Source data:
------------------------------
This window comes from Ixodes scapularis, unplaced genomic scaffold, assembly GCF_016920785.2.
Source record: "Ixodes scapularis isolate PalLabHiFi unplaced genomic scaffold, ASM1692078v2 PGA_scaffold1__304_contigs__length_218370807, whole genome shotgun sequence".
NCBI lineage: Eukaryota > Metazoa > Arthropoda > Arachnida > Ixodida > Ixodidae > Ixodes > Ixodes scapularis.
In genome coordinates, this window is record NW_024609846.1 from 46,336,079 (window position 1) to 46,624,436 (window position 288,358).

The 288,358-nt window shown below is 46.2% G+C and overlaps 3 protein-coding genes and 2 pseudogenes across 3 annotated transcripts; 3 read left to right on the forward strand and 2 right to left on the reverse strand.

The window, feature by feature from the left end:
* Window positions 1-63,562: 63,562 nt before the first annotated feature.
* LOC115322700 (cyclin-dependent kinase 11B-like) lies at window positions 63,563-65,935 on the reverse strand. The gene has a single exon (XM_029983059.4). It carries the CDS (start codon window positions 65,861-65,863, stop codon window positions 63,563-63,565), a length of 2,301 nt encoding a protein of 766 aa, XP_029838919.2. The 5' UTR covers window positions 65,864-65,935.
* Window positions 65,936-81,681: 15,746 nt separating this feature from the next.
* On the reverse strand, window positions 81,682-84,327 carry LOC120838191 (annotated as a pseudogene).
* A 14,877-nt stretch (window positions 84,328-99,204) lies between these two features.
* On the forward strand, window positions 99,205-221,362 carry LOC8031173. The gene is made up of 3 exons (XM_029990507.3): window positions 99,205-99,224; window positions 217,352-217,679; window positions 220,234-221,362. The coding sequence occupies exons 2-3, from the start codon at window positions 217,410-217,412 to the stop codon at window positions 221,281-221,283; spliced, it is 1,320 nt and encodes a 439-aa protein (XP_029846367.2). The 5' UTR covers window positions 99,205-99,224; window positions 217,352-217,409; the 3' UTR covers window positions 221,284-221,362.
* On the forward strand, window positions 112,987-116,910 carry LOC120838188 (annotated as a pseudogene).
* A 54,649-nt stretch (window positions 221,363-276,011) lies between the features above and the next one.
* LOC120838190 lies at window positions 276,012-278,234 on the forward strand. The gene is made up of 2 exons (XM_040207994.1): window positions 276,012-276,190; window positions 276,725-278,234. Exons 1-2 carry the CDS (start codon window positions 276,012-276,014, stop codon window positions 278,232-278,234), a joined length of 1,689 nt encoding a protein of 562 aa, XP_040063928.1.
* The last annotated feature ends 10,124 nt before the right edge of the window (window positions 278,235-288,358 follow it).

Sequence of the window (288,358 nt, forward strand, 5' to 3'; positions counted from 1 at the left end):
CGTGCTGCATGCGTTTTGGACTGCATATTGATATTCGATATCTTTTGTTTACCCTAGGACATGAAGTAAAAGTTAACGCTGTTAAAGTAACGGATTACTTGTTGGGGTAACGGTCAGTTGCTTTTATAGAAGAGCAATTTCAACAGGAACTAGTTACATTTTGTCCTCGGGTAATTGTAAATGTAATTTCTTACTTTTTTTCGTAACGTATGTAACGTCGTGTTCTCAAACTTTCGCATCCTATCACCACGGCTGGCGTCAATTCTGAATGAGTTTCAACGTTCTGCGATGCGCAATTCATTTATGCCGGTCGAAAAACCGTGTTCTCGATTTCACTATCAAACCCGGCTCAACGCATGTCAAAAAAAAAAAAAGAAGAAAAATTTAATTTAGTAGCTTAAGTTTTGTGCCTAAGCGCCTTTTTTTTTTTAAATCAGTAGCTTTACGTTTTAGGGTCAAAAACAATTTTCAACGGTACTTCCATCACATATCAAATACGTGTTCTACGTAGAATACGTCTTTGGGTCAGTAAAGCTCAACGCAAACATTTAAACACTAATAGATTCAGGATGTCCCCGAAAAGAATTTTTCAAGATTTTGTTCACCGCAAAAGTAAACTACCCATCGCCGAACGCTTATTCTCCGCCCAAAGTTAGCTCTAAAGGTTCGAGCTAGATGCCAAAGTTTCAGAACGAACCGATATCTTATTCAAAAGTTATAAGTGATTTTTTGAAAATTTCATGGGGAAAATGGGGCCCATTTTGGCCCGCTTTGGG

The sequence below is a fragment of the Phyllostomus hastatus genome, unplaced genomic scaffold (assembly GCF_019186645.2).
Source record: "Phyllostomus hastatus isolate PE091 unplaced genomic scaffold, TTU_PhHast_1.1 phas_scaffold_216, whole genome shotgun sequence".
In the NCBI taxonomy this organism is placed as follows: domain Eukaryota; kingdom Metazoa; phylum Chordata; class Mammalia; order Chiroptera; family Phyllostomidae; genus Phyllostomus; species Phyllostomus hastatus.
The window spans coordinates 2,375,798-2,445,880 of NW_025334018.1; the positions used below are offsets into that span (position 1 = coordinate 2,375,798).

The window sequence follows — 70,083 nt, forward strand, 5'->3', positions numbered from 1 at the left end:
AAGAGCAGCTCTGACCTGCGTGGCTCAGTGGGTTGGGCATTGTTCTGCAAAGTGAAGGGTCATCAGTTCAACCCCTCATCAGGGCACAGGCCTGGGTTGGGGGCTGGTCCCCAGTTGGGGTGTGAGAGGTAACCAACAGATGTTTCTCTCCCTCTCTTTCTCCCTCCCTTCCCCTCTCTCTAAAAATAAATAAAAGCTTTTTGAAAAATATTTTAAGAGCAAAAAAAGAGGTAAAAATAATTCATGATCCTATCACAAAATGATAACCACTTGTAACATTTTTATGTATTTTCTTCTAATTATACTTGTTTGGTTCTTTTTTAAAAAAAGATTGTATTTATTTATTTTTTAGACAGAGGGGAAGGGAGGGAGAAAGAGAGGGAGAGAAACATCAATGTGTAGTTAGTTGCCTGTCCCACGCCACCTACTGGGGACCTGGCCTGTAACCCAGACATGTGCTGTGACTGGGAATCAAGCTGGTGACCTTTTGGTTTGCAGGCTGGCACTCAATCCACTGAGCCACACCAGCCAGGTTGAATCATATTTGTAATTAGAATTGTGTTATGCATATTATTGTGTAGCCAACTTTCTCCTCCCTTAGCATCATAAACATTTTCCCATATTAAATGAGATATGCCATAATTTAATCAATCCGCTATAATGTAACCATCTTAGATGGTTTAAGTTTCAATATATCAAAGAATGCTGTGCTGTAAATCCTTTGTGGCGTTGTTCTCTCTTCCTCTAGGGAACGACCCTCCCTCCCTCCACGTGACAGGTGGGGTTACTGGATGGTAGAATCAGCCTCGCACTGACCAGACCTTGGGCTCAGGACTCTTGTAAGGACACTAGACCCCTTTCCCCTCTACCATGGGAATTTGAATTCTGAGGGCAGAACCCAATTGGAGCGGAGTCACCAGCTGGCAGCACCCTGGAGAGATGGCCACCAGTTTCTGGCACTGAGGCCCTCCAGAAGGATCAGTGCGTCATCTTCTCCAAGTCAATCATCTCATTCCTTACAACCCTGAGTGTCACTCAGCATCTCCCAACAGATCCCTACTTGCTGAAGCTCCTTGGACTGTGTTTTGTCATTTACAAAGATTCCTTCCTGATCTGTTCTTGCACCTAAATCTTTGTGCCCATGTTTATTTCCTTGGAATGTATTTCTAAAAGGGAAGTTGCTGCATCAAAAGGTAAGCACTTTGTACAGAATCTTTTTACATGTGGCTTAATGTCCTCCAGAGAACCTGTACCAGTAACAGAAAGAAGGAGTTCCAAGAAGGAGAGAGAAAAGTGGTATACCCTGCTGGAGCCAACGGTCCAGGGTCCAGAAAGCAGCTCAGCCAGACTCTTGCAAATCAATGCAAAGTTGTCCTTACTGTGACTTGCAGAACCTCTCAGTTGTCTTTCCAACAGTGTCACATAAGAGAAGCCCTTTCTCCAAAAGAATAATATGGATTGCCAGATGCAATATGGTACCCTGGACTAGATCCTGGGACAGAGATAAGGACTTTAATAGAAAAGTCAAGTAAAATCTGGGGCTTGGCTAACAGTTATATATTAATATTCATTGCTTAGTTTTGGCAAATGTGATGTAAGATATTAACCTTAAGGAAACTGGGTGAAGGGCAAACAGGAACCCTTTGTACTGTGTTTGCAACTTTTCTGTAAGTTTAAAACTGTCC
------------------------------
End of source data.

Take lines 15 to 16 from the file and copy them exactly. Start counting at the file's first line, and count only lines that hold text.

* LOC120838190 lies at window positions 276,012-278,234 on the forward strand. The gene is made up of 2 exons (XM_040207994.1): window positions 276,012-276,190; window positions 276,725-278,234. Exons 1-2 carry the CDS (start codon window positions 276,012-276,014, stop codon window positions 278,232-278,234), a joined length of 1,689 nt encoding a protein of 562 aa, XP_040063928.1.
* The last annotated feature ends 10,124 nt before the right edge of the window (window positions 278,235-288,358 follow it).